## 17Calculus - Verify Differential Equations Solutions

##### 17Calculus

This page explains how to verify that we have a solution to a differential equation.

If you would like a full lecture on this, we recommend this video.

### Prof Leonard - Checking Solutions in Differential Equations [30mins-57secs]

video by Prof Leonard

Before we start discussing how to actually solve differential equations, let's talk about how to check that we have a solution. Remember from algebra, that if you have an equation, you can check if a specific value solves the equation. Let's look at a quick example.

Example 1

Show that $$x=1$$ solves the equation $$x^2-1 = 0$$.

To solve this we just plug in $$1$$ for $$x$$ in the equation.

So $$1^2 - 1 = 1-1 = 0 ~ \to ~ 0 = 0$$ What we have done here is plugged in $$x=1$$ on the left side of the equal sign and shown that the result is equal to the right side.

Note that $$x=1$$ is one of the solutions to the equation. There is another solution at $$x=-1$$ but we don't need to worry about that one in this problem. We were asked to just verify $$x=1$$ and that's all we needed to do.

To verify a solution to a differential equation, we do the same thing, i.e. we are given a solution, we plug it into the differential equation and verify that resulting equation is true. Let's look at an example.

Example 2

Verify that $$y=x+1$$ is a solution to $$(x+1)y' - y = 0$$.

The idea here is to plug in $$y=x+1$$ into the left side of differential equation to show that we get zero. Looking at the differential equation, the second term is just $$y$$, so that's easy. But the first term has a $$y'$$. Before we go on, we must find $$y'$$ from $$y=x+1$$. The calculation is $$y=x+1 \to y' = 1 + 0 = 1$$. So we have $$y'=1$$. Plugging $$y=x+1$$ and $$y'=1$$ into the differential equation, we have
$$\begin{array}{rcl} (x+1)y' - y & = & 0 \\ (x+1)(1) - (x+1) & = & 0 \\ x+1 -x-1 & = & 0 \\ 0 & = & 0 \end{array}$$
Since $$0 = 0$$ is always true, we can say that $$y=x+1$$ is a solution to the differential equation $$(x+1)y' - y = 0$$.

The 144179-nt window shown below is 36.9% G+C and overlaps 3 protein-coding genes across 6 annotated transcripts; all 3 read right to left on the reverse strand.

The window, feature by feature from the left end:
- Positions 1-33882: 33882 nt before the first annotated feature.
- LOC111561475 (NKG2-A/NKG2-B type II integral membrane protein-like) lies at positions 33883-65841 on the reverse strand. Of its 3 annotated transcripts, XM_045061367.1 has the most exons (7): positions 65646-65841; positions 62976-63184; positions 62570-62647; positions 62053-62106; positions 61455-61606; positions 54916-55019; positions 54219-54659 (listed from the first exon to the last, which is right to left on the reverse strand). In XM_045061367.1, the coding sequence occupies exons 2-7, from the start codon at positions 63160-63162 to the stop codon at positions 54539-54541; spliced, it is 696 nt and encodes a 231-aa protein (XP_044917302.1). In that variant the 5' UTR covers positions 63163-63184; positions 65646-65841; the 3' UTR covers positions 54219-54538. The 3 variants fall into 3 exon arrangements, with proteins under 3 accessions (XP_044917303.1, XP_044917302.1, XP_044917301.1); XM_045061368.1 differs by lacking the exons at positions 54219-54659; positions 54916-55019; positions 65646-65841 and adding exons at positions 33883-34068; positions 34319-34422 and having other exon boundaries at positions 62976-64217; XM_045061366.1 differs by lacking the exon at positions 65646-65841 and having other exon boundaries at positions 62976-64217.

You may also be asked if a function satisfies a differential equation. In this case, we follow the same steps but at the end, if what we end up with does not hold, then the function is NOT a solution.

Let's work a few practice problems verifying differential equations solutions.

Practice

Verify that $$y=2e^t/3 + e^{-2t}$$ is a solution to $$y' + 2y = 2e^t$$

Problem Statement

Verify that $$y=2e^t/3 + e^{-2t}$$ is a solution to $$y' + 2y = 2e^t$$

Solution

### blackpenredpen - 3649 video solution

video by blackpenredpen

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Verify that $$(-1/2)t\cos t$$ is a solution to $$\displaystyle{ \frac{d^2y}{dt^2} + y = \sin t }$$

Problem Statement

Verify that $$(-1/2)t\cos t$$ is a solution to $$\displaystyle{ \frac{d^2y}{dt^2} + y = \sin t }$$

Solution

### blackpenredpen - 3650 video solution

video by blackpenredpen

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Verify that $$y = x^4/16$$ is a solution to $$dy/dx = xy^{1/2}$$

Problem Statement

Verify that $$y = x^4/16$$ is a solution to $$dy/dx = xy^{1/2}$$

Solution

### MIP4U - 3651 video solution

video by MIP4U

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Verify that $$y=4\cos(2x) + 6\sin(2x)$$ is a solution to $$y''+4y=0$$

Problem Statement

Verify that $$y=4\cos(2x) + 6\sin(2x)$$ is a solution to $$y''+4y=0$$

Solution

### MIP4U - 3652 video solution

video by MIP4U

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Verify that $$y=e^{-x} + 2xe^{-x}$$ is a solution to $$d^2y/dx^2 + 2dy/dx + y = 0$$

Problem Statement

Verify that $$y=e^{-x} + 2xe^{-x}$$ is a solution to $$d^2y/dx^2 + 2dy/dx + y = 0$$

Solution

### MIP4U - 3653 video solution

video by MIP4U

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Is $$y=3\sin(2x) + e^{-x}$$ a solution to $$y''+4y = 5e^{-x}$$?

Problem Statement

Is $$y=3\sin(2x) + e^{-x}$$ a solution to $$y''+4y = 5e^{-x}$$?

Solution

### blackpenredpen - 3655 video solution

video by blackpenredpen

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Which of the following is a solution to $$dy/dx = x^4$$?
(a) $$y = x^5/5+x$$
(b) $$y=4^x + 5$$
(c) $$x^5/5 + \pi$$

Problem Statement

Which of the following is a solution to $$dy/dx = x^4$$?
(a) $$y = x^5/5+x$$
(b) $$y=4^x + 5$$
(c) $$x^5/5 + \pi$$

Solution

### PatrickJMT - 3654 video solution

video by PatrickJMT

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For the differential equation $$\displaystyle{ \frac{d^2y}{dx^2} = \left( \frac{dy}{dx} \right)^2 }$$, determine if $$y = -\ln(2-x)$$ and/or $$y = -\sqrt{2-x}$$ are solutions. Note: It is possible that one, both or neither are solutions.

Problem Statement

For the differential equation $$\displaystyle{ \frac{d^2y}{dx^2} = \left( \frac{dy}{dx} \right)^2 }$$, determine if $$y = -\ln(2-x)$$ and/or $$y = -\sqrt{2-x}$$ are solutions. Note: It is possible that one, both or neither are solutions.

Solution

### blackpenredpen - 3659 video solution

video by blackpenredpen

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For what values of $$r$$ will $$y=e^{rx}$$ satisfy $$2y'' + y' - y = 0$$?

Problem Statement

For what values of $$r$$ will $$y=e^{rx}$$ satisfy $$2y'' + y' - y = 0$$?

Solution

### blackpenredpen - 3660 video solution

video by blackpenredpen

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